German Chancellor Angela Merkel urged President George W. Bush to step up dialogue with Russia over a planned U.S. missile defense system.
The comments, during a U.S.-European Union summit at the White House, followed the chancellor's praise over the weekend of greater U.S. efforts to consult Russia over its plans to install a radar system and interceptors in Eastern Europe as part of the system.
Defense Secretary Robert Gates recently traveled to Moscow, as well as Berlin to discuss Russia's opposition to the plan.
Merkel on Monday proposed that Russia be invited to participate in a common threat analysis to clarify the need for the defense system. She said that talks should take place in the NATO-Russia council.
Though she said she did not expect great progress on the impasse with Russia at the summit, she said she would press her concerns.
"I want to make clear again that things need to be discussed jointly with Russia," she said Monday ahead of talks with Bush.
Comments last week by Russian President Vladimir Putin repeating opposition to the U.S. plan and threatening to pull out of a key post-Cold War treaty that set limits on the deployment of military forces in Europe have cast a shadow on the summit.
But they have also provided an opportunity for European leaders to demonstrate unity with the U.S. at a time when the two sides have made clear they will side step disagreements over unresolved differences on issues like global trade and climate change.
European Commission President Jose Manuel Barroso, who is leading the summit's European delegation with Merkel, said over the weekend that Russia should not have a veto over the proposed missile defense system and criticized Putin's threat.
The EU as well as the U.S. has been increasingly critical of Russia on human rights and free speech issues, raising concerns that planned elections for Putin's successor in March 2008 may be less than fair and open. But European criticism has been tempered by a perceived need to cultivate Russia as a giant neighbor with essential commercial and political ties.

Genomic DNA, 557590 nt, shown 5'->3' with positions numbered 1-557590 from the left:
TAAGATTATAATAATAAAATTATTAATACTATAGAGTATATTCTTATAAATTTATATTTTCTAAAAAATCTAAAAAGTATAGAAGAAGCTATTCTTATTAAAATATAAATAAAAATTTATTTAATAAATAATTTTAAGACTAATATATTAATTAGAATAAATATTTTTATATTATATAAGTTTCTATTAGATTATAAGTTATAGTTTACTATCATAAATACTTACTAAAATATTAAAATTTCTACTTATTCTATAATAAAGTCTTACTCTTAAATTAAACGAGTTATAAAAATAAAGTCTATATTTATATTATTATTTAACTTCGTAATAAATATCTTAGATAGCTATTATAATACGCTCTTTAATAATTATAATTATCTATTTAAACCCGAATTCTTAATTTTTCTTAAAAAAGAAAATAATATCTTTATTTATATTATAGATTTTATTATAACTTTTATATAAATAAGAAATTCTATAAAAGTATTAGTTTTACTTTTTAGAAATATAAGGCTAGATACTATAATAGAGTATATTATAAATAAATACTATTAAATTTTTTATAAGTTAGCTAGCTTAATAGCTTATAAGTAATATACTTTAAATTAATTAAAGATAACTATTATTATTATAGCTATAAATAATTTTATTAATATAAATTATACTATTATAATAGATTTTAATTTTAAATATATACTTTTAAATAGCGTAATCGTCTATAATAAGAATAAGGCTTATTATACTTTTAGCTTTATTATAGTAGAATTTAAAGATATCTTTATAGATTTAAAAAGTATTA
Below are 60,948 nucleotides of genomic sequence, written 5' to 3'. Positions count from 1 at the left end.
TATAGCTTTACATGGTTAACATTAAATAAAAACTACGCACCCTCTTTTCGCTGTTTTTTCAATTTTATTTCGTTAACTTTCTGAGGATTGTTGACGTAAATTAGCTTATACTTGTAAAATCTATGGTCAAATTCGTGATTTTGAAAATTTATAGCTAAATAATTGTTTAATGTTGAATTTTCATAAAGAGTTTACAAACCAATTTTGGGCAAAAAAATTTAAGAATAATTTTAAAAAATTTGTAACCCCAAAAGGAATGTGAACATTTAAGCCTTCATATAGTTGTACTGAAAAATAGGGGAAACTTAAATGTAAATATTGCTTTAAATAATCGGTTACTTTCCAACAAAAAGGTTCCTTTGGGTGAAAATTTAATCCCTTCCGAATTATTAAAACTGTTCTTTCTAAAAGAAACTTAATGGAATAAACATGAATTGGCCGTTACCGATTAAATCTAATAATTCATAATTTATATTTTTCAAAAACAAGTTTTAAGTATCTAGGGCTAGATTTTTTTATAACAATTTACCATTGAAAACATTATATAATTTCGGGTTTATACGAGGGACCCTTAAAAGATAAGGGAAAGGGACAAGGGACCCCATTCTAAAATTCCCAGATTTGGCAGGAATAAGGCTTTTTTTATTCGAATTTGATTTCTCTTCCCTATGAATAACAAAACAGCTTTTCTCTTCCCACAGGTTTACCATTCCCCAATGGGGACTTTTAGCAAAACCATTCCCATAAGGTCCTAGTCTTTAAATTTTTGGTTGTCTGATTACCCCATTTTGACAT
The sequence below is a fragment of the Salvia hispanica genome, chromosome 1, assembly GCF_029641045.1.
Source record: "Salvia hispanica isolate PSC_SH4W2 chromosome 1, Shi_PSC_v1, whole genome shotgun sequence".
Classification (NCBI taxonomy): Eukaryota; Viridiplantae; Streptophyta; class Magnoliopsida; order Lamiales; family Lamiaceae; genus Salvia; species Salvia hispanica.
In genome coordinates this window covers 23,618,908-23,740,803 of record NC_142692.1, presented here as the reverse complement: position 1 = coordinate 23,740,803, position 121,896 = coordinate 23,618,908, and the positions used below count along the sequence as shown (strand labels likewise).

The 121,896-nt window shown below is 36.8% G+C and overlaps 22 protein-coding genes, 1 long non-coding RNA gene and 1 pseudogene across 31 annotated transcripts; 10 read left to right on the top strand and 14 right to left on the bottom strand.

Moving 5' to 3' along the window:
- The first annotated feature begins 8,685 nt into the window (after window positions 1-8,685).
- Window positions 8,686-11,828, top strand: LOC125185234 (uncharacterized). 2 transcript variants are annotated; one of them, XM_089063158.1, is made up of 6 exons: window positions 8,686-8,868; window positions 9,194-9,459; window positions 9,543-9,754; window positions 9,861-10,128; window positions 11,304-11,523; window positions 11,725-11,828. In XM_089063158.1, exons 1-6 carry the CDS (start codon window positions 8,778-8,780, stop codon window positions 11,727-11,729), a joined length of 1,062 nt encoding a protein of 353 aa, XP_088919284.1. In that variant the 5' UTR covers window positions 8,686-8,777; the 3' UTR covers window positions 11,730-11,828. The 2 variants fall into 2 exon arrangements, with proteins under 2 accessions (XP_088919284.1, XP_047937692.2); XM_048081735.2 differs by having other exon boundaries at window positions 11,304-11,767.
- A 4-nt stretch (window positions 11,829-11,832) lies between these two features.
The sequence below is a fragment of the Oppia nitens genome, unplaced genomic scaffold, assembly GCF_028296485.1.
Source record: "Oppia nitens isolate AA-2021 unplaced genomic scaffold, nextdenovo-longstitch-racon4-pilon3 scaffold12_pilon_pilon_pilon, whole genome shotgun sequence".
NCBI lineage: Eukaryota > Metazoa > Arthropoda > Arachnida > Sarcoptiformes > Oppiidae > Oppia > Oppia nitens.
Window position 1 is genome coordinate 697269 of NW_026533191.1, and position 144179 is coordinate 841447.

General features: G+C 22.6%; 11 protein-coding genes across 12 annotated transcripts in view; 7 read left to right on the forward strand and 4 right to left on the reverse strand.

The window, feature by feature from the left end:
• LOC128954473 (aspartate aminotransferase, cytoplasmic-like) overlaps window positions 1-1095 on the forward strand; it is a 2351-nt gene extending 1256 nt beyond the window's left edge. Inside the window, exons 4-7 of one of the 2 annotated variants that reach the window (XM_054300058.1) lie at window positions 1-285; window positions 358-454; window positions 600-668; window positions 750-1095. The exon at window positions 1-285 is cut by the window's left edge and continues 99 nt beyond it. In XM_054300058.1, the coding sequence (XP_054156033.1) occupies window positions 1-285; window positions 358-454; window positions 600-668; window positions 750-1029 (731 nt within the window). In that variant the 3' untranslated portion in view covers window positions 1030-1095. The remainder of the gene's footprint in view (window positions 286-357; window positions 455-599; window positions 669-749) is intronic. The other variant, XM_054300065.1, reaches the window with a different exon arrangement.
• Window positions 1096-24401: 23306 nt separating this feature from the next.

"For us of course, Russia is also a strategic partner, an important partner," EU External Relations Commissioner Benita Ferrero-Waldner said Monday in Washington. But she said that Putin's comments were not welcomed in Brussels and would be discussed at the summit and at EU-Russia talks next month.
Diplomatic efforts to achieve Middle East peace and to get Iran to suspend its uranium enrichment program are also on the table at the summit.
Barroso responded strongly on Sunday to a suggestion last week by Iranian President Mahmoud Ahmadinejad that the EU needed to be more independent from the U.S.
European leaders and the U.S. have helped push through two sets of United Nations sanctions as part of international efforts to pressure Iran to make nuclear concessions. In response to Ahmadinejad, Barroso said Tehran should know that the concern about its nuclear program was coming from many parts of the world, not just Washington.
Barroso also praised a comment by Bush that he would be open to direct talks with Tehran, following a suggestion from Javier Solana, the EU's foreign and security affairs chief, who met last week with Iran's top nuclear negotiator.
Bush said last week that he would consider talks with Tehran if he thought they would be fruitful, but added he did not believe they would be.
Ferrero-Waldner said she also welcomed Bush's comments and expected that further talks with Iran would be discussed at the summit.
The comments by the European officials ahead of the summit seemed to illustrate the closer ties with Washington that Merkel has sought to foster after years of disputes over the Iraq war and the U.S. treatment of terror suspects.
Relations were boosted when Merkel assumed the EU's rotating presidency in January. As British Prime Minister Tony Blair prepares to leave office, she is considered Bush's best friend among European leaders, and the White House has welcomed her entreaties to repair European ties.
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